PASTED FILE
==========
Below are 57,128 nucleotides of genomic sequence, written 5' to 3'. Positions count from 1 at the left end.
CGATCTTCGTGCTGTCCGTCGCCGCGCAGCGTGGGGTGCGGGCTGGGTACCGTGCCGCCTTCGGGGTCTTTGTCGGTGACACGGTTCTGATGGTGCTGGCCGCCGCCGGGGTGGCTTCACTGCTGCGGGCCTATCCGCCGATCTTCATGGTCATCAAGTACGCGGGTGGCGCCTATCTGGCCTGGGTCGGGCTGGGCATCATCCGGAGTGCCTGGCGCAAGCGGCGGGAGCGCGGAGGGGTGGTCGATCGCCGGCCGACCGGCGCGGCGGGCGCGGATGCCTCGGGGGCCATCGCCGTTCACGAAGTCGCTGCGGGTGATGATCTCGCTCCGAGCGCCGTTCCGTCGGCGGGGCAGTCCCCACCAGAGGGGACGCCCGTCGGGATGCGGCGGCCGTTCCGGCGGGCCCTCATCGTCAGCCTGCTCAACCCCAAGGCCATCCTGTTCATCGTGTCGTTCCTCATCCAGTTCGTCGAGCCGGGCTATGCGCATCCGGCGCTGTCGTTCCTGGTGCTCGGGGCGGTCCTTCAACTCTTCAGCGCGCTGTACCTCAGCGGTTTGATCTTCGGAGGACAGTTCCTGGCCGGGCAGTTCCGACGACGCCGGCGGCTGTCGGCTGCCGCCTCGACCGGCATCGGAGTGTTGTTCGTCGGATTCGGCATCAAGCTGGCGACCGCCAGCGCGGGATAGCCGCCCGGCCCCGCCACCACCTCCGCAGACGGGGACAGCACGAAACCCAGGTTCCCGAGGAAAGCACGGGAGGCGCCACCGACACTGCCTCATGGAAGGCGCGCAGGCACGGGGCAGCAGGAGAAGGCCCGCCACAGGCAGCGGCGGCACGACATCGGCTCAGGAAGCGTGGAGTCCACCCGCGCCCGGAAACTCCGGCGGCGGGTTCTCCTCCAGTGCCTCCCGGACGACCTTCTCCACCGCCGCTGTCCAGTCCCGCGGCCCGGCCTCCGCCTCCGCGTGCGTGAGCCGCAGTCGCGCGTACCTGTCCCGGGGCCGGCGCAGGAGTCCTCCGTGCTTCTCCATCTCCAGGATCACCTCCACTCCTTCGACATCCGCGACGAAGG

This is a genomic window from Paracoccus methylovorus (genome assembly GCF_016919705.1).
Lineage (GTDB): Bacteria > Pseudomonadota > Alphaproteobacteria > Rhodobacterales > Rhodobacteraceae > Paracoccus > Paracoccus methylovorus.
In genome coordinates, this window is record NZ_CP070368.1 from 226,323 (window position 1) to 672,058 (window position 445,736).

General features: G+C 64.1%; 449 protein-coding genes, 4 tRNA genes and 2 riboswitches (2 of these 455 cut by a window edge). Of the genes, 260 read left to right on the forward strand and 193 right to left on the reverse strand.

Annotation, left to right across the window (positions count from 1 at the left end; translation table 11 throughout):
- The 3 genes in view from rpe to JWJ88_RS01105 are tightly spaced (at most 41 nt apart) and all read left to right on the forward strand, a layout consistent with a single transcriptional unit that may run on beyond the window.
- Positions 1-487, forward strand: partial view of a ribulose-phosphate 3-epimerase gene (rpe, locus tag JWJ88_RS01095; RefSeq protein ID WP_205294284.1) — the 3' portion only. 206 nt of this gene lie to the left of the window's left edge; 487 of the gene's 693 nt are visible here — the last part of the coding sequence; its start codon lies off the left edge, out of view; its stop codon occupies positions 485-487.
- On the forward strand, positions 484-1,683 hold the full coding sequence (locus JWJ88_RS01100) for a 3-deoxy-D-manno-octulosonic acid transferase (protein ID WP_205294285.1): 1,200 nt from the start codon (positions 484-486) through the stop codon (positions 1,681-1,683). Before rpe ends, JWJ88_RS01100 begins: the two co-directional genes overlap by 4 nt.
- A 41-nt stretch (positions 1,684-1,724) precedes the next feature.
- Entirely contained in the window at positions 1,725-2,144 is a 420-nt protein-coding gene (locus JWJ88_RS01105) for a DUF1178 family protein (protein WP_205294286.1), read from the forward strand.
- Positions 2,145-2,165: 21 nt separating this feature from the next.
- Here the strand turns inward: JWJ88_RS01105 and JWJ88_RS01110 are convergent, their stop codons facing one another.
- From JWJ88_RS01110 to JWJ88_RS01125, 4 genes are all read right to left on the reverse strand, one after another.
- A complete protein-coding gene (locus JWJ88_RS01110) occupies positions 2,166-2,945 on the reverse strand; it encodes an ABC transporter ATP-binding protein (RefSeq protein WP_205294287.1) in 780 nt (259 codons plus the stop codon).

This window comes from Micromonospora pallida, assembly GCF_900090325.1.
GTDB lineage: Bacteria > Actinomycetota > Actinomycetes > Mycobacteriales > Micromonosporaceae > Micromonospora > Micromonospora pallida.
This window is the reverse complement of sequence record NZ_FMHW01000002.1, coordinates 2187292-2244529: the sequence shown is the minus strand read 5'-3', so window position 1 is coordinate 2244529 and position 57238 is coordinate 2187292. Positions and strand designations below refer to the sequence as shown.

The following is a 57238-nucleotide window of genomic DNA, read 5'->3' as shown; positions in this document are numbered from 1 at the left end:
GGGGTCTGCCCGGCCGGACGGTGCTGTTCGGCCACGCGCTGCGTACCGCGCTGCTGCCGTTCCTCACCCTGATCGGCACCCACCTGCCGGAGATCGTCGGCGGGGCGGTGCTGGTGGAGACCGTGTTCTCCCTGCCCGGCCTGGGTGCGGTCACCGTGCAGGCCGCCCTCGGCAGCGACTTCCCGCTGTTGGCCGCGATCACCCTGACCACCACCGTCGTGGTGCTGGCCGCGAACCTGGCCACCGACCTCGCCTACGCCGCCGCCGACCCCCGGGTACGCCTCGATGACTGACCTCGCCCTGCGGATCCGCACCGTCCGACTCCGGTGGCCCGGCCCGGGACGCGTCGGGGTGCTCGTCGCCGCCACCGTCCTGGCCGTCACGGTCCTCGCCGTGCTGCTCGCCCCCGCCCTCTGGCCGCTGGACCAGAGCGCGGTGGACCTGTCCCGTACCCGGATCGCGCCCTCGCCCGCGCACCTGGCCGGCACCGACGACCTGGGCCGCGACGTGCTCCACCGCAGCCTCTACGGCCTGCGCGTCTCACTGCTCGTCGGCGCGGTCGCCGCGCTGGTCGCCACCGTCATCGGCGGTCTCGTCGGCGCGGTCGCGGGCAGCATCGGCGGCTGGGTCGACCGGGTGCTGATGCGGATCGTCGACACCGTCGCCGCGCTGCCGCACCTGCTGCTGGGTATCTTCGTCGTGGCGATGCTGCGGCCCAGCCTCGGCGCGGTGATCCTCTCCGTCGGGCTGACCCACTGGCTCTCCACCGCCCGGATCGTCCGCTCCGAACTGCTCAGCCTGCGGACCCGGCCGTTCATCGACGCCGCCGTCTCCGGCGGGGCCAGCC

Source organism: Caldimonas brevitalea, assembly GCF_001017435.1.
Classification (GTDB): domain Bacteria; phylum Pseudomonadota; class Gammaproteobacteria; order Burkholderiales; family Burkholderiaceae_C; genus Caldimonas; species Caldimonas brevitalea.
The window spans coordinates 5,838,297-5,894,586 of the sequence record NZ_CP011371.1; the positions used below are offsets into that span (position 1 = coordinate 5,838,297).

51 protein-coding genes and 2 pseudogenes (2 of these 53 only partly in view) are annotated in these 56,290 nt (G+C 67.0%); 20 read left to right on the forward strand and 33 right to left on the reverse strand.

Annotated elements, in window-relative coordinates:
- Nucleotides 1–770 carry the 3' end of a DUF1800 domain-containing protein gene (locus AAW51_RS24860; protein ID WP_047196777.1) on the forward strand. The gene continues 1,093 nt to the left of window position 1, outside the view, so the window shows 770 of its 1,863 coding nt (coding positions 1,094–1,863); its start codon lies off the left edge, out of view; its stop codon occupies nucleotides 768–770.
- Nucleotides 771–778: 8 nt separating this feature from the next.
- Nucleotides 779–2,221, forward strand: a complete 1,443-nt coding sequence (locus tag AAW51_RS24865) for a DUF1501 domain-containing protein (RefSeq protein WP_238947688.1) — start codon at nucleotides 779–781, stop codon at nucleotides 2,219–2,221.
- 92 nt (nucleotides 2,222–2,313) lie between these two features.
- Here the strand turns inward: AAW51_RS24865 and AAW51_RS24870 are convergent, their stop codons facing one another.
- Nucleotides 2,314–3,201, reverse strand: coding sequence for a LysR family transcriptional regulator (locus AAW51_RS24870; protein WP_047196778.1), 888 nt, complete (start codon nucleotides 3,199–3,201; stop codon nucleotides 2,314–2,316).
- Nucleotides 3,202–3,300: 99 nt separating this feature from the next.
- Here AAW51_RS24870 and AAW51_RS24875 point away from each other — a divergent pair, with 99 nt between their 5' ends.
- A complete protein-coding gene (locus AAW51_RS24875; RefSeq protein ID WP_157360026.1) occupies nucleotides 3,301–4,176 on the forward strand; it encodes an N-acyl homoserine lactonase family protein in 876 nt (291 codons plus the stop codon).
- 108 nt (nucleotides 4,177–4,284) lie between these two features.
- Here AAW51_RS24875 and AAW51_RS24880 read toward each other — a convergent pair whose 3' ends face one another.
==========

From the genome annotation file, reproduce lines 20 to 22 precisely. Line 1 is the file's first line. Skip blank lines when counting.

The following is a 57238-nucleotide window of genomic DNA, read 5'->3' as shown; positions in this document are numbered from 1 at the left end:
GGGGTCTGCCCGGCCGGACGGTGCTGTTCGGCCACGCGCTGCGTACCGCGCTGCTGCCGTTCCTCACCCTGATCGGCACCCACCTGCCGGAGATCGTCGGCGGGGCGGTGCTGGTGGAGACCGTGTTCTCCCTGCCCGGCCTGGGTGCGGTCACCGTGCAGGCCGCCCTCGGCAGCGACTTCCCGCTGTTGGCCGCGATCACCCTGACCACCACCGTCGTGGTGCTGGCCGCGAACCTGGCCACCGACCTCGCCTACGCCGCCGCCGACCCCCGGGTACGCCTCGATGACTGACCTCGCCCTGCGGATCCGCACCGTCCGACTCCGGTGGCCCGGCCCGGGACGCGTCGGGGTGCTCGTCGCCGCCACCGTCCTGGCCGTCACGGTCCTCGCCGTGCTGCTCGCCCCCGCCCTCTGGCCGCTGGACCAGAGCGCGGTGGACCTGTCCCGTACCCGGATCGCGCCCTCGCCCGCGCACCTGGCCGGCACCGACGACCTGGGCCGCGACGTGCTCCACCGCAGCCTCTACGGCCTGCGCGTCTCACTGCTCGTCGGCGCGGTCGCCGCGCTGGTCGCCACCGTCATCGGCGGTCTCGTCGGCGCGGTCGCGGGCAGCATCGGCGGCTGGGTCGACCGGGTGCTGATGCGGATCGTCGACACCGTCGCCGCGCTGCCGCACCTGCTGCTGGGTATCTTCGTCGTGGCGATGCTGCGGCCCAGCCTCGGCGCGGTGATCCTCTCCGTCGGGCTGACCCACTGGCTCTCCACCGCCCGGATCGTCCGCTCCGAACTGCTCAGCCTGCGGACCCGGCCGTTCATCGACGCCGCCGTCTCCGGCGGGGCCAGCC

Source organism: Caldimonas brevitalea, assembly GCF_001017435.1.